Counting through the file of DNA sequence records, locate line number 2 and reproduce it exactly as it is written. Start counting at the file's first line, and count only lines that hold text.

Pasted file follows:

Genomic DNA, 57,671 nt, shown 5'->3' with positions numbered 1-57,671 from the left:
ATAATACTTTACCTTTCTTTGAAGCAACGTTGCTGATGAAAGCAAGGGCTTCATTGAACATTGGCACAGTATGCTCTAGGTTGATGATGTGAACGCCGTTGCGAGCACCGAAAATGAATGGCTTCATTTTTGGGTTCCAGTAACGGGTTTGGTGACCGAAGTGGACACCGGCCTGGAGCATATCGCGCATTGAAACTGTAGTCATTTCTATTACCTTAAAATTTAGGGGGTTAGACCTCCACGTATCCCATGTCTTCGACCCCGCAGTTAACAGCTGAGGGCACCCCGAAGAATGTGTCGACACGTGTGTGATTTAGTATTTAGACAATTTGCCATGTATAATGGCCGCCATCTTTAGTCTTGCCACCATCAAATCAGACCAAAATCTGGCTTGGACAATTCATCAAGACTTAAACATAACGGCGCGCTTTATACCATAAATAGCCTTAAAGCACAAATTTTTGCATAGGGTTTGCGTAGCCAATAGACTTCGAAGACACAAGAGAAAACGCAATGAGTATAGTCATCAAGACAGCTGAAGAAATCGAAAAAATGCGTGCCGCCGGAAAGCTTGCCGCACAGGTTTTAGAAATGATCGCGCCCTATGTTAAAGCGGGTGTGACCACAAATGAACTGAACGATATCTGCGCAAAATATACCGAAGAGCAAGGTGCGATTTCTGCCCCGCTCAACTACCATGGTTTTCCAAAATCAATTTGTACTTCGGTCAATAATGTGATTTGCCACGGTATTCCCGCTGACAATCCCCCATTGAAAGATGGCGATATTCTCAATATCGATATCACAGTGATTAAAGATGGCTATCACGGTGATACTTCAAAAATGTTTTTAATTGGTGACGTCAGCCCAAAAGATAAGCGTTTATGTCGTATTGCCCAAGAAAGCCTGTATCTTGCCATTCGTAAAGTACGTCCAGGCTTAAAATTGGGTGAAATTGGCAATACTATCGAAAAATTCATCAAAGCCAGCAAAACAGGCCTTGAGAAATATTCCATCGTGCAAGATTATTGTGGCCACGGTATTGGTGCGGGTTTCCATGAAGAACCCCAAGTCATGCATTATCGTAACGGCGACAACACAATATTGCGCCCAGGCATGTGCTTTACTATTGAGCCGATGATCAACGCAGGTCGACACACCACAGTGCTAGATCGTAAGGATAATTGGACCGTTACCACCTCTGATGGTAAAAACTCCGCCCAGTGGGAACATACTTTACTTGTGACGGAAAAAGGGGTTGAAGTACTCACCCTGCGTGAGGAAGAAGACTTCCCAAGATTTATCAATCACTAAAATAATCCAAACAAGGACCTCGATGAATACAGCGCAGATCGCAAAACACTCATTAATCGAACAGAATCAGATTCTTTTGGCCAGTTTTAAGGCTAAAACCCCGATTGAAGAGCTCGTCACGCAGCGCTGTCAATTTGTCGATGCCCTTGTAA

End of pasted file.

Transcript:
ATAATACTTTACCTTTCTTTGAAGCAACGTTGCTGATGAAAGCAAGGGCTTCATTGAACATTGGCACAGTATGCTCTAGGTTGATGATGTGAACGCCGTTGCGAGCACCGAAAATGAATGGCTTCATTTTTGGGTTCCAGTAACGGGTTTGGTGACCGAAGTGGACACCGGCCTGGAGCATATCGCGCATTGAAACTGTAGTCATTTCTATTACCTTAAAATTTAGGGGGTTAGACCTCCACGTATCCCATGTCTTCGACCCCGCAGTTAACAGCTGAGGGCACCCCGAAGAATGTGTCGACACGTGTGTGATTTAGTATTTAGACAATTTGCCATGTATAATGGCCGCCATCTTTAGTCTTGCCACCATCAAATCAGACCAAAATCTGGCTTGGACAATTCATCAAGACTTAAACATAACGGCGCGCTTTATACCATAAATAGCCTTAAAGCACAAATTTTTGCATAGGGTTTGCGTAGCCAATAGACTTCGAAGACACAAGAGAAAACGCAATGAGTATAGTCATCAAGACAGCTGAAGAAATCGAAAAAATGCGTGCCGCCGGAAAGCTTGCCGCACAGGTTTTAGAAATGATCGCGCCCTATGTTAAAGCGGGTGTGACCACAAATGAACTGAACGATATCTGCGCAAAATATACCGAAGAGCAAGGTGCGATTTCTGCCCCGCTCAACTACCATGGTTTTCCAAAATCAATTTGTACTTCGGTCAATAATGTGATTTGCCACGGTATTCCCGCTGACAATCCCCCATTGAAAGATGGCGATATTCTCAATATCGATATCACAGTGATTAAAGATGGCTATCACGGTGATACTTCAAAAATGTTTTTAATTGGTGACGTCAGCCCAAAAGATAAGCGTTTATGTCGTATTGCCCAAGAAAGCCTGTATCTTGCCATTCGTAAAGTACGTCCAGGCTTAAAATTGGGTGAAATTGGCAATACTATCGAAAAATTCATCAAAGCCAGCAAAACAGGCCTTGAGAAATATTCCATCGTGCAAGATTATTGTGGCCACGGTATTGGTGCGGGTTTCCATGAAGAACCCCAAGTCATGCATTATCGTAACGGCGACAACACAATATTGCGCCCAGGCATGTGCTTTACTATTGAGCCGATGATCAACGCAGGTCGACACACCACAGTGCTAGATCGTAAGGATAATTGGACCGTTACCACCTCTGATGGTAAAAACTCCGCCCAGTGGGAACATACTTTACTTGTGACGGAAAAAGGGGTTGAAGTACTCACCCTGCGTGAGGAAGAAGACTTCCCAAGATTTATCAATCACTAAAATAATCCAAACAAGGACCTCGATGAATACAGCGCAGATCGCAAAACACTCATTAATCGAACAGAATCAGATTCTTTTGGCCAGTTTTAAGGCTAAAACCCCGATTGAAGAGCTCGTCACGCAGCGCTGTCAATTTGTCGATGCCCTTGTAA